“In particular, the development would deliver much needed market and affordable housing in an area where the need is great and where there are currently significant constraints on delivery.
"Overall, the proposal is in accordance with the development plan, read as a whole, and planning permission should be granted. There are no material considerations in this case that indicate otherwise.”
A separate plan submitted by Malcolm Jarvis Homes for 15 homes and a new Kingsnorth Medical Practice off Ashford Road has now also been allowed by the planning inspector.
The plan agrees in principle to the construction of a medical centre up to 1,280 sq ft and a pharmacy up to 280 sq m. These would be built alongside a further 15 homes – of which five will be affordable.
The inspector approved the scheme – with the condition that further reports be made to ensure the construction would not worsen flood risks in the area.
News of the approval delighted residents, who said it was “high time” such a change had been made.
One Kingsnorth resident said: “I think it’s just fantastic news, the surgery we have at the moment is made up of a brilliant team but the current building is just not fit for purpose.
“It’s barely large enough for the current population, and if you talk about adding another 1,000 people or more on the ‘Kingsnorth Green’ application alone, there’s no way it will work.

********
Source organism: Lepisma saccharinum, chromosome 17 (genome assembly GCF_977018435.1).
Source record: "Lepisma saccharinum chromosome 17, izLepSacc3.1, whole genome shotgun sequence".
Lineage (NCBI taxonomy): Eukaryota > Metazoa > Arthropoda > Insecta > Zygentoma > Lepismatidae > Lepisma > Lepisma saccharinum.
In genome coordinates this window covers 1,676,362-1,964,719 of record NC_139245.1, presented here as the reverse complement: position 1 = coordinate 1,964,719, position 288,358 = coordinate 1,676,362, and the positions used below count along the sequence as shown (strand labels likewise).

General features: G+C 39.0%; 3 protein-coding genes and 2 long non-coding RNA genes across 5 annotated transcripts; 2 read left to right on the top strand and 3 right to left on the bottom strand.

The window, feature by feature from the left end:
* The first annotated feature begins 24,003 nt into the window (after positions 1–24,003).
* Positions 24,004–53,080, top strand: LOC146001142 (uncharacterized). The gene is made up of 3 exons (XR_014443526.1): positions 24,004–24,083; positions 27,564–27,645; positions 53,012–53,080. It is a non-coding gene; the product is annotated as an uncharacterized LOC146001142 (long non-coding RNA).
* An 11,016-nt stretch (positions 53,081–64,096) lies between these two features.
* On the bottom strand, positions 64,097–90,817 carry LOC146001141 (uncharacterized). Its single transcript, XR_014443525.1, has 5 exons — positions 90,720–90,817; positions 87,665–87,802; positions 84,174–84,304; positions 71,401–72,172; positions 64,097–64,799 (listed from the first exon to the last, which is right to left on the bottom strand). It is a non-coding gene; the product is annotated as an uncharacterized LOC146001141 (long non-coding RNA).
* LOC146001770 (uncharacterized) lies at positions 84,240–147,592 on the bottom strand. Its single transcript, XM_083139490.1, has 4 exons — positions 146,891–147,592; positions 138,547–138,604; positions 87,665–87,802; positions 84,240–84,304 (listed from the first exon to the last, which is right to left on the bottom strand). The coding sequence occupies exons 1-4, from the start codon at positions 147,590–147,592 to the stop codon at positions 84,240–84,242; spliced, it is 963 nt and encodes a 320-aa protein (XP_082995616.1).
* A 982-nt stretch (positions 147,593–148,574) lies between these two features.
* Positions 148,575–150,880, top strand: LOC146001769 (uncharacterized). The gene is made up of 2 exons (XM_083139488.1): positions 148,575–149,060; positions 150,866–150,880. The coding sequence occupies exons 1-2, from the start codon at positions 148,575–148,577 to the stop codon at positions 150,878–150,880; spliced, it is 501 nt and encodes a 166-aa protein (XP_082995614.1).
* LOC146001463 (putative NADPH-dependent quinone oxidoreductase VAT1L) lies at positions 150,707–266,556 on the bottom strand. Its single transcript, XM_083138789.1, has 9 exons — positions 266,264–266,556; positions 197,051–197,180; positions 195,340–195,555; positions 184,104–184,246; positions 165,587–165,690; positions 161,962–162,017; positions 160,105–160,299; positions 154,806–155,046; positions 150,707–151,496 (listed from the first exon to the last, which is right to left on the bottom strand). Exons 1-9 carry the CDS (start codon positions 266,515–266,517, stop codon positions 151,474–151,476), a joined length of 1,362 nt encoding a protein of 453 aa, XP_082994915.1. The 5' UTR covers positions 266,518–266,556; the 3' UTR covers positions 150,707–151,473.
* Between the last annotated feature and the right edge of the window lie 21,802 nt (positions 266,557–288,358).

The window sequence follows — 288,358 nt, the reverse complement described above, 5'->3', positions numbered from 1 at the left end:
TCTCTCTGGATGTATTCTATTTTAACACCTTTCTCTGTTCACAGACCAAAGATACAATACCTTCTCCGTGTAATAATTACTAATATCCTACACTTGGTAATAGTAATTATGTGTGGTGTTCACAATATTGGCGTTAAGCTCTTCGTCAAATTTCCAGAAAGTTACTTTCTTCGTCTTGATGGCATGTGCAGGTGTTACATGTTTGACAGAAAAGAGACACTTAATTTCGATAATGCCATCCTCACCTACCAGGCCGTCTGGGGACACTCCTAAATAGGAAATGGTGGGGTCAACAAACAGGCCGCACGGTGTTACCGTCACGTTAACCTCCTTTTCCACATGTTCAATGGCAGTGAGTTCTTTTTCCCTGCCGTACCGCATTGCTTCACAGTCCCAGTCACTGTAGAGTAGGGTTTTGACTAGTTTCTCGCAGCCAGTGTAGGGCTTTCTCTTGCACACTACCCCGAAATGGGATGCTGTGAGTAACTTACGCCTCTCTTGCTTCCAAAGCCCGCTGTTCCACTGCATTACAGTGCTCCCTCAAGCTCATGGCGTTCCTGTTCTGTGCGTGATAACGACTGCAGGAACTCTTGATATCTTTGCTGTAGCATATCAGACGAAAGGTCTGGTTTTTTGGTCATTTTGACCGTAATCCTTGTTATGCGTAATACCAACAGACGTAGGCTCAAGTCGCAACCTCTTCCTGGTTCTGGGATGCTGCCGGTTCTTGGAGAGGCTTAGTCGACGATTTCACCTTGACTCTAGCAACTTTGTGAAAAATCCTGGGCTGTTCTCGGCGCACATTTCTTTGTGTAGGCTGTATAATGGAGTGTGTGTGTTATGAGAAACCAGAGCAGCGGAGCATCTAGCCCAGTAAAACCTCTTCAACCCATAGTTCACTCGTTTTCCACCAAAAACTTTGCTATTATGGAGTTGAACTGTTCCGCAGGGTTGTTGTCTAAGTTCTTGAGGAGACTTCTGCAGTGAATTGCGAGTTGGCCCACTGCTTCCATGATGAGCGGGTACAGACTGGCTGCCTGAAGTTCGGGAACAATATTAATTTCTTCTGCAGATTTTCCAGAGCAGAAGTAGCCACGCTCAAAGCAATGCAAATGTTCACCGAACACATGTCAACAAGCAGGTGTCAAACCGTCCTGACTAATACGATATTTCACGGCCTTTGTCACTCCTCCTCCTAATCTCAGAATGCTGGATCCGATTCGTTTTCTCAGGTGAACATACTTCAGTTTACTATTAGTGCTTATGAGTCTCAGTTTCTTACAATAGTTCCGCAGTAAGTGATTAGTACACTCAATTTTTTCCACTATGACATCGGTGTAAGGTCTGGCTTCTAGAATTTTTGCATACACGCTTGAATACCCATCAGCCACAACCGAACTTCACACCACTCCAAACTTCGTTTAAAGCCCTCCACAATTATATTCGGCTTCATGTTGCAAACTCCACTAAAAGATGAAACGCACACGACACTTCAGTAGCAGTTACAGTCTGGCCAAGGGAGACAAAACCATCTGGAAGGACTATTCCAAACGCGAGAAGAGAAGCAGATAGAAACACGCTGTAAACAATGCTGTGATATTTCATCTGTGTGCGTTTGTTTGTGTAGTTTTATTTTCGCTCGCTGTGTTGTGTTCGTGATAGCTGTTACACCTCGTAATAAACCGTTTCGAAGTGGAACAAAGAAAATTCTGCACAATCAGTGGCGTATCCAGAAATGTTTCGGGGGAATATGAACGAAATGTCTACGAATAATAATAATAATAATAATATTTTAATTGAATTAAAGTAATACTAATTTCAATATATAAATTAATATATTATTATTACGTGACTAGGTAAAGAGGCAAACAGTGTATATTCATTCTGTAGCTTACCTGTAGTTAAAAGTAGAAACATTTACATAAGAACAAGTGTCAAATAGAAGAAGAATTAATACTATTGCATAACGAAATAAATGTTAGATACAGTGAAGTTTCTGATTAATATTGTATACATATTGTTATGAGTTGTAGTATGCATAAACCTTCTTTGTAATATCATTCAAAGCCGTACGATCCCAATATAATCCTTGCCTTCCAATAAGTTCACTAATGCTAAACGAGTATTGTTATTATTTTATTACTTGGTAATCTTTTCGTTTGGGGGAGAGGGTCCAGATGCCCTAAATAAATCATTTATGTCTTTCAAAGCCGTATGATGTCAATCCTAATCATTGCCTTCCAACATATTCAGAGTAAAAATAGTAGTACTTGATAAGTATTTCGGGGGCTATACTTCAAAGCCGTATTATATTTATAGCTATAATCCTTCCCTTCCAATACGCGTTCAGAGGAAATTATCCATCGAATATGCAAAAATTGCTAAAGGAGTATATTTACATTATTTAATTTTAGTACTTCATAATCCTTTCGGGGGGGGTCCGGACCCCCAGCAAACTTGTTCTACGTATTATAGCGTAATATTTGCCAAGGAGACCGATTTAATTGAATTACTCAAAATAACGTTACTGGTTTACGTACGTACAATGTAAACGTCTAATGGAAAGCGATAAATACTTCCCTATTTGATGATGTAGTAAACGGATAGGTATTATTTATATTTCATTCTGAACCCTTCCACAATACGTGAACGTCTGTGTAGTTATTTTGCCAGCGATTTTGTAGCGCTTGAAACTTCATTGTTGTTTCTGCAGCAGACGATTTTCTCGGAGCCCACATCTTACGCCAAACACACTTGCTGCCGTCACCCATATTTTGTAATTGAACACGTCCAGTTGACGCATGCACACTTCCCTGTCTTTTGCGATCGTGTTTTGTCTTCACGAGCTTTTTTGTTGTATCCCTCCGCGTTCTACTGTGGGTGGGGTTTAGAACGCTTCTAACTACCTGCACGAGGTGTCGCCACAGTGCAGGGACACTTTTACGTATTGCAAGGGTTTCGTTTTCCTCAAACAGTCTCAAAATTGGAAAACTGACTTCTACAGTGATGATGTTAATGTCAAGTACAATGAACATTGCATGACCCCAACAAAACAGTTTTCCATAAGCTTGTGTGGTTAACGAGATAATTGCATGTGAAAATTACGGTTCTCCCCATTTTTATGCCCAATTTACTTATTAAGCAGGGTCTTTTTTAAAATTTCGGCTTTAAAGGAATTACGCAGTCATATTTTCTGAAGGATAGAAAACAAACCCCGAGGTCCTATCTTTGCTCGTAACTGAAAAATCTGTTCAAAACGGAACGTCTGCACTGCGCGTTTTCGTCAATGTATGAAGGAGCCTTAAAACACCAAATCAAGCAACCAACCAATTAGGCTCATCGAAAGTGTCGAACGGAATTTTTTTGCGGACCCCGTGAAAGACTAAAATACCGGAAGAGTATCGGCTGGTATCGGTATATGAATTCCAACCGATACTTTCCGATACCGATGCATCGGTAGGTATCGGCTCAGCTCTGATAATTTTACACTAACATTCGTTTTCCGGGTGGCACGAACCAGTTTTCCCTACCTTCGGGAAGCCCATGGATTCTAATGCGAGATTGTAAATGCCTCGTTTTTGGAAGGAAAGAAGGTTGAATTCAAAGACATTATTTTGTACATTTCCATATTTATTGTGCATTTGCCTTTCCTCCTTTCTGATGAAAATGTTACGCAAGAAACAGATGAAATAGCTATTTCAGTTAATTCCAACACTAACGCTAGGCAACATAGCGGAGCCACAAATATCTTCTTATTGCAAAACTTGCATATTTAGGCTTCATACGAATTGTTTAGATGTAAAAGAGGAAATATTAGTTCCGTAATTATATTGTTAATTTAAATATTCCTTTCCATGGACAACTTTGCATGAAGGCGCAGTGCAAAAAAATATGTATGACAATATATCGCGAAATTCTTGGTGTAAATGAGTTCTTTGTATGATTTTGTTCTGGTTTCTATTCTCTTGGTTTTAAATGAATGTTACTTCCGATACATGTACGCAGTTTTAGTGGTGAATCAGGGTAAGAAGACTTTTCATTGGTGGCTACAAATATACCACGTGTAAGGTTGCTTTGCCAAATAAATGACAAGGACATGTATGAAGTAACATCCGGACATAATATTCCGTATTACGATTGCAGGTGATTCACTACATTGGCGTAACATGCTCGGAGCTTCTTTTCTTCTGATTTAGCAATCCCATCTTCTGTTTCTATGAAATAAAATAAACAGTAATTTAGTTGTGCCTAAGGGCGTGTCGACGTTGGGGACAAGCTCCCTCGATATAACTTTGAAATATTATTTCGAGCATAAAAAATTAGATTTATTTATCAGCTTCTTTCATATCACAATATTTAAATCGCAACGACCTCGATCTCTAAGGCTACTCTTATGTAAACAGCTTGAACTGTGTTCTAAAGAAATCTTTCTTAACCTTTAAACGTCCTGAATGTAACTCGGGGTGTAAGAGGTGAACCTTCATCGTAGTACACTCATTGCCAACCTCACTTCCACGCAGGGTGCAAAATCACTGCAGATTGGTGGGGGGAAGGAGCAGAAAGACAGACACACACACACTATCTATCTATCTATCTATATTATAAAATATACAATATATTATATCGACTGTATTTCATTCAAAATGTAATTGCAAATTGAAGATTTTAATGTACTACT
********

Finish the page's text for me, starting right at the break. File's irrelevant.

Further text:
“That’s not even mentioning the fact that the current place seems to be in danger of flooding every other week.”
Cllr Ransley also welcomed the new medical practice, but questioned the location.
“The parish council appreciates the need for a new medical practice, but ‘Court Lodge’ was offering a site there, and obviously you have ‘Kingsnorth Green’ and we felt that it could have been accommodated on one of those developments rather than on land that was designated as protected,” he explained.
With ‘Kingsnorth Green’ approved, it could be built next to the 1,000-home ‘Court Lodge’ development, although a decision on that scheme is yet to be made.
Both would form part of the South of Ashford Garden Community (SAGC) along with the huge 5,750-home Chilmington Green ‘garden town’.
‘Kingsnorth Green’ is set to go across 126 acres of land off Pound Lane, Magpie Hall Road, Bond Lane and Ashford Road.
In a statement following the planning inspector’s decision, ABC said: “The council has noted the outcome of both Kingsnorth appeals, which are developments that the council has previously stated we would have supported in principle but which have been delayed by the need to overcome the nutrient neutrality constraints relating to Stodmarsh.
“It is welcomed that the inspector has supported our position that a viability review should form part of the decision.
“This means any future improvement in viability can be ‘captured’ later in the process, which could lead to an increase in affordable housing on site, and the delivery of other important community infrastructure to serve the new residents.”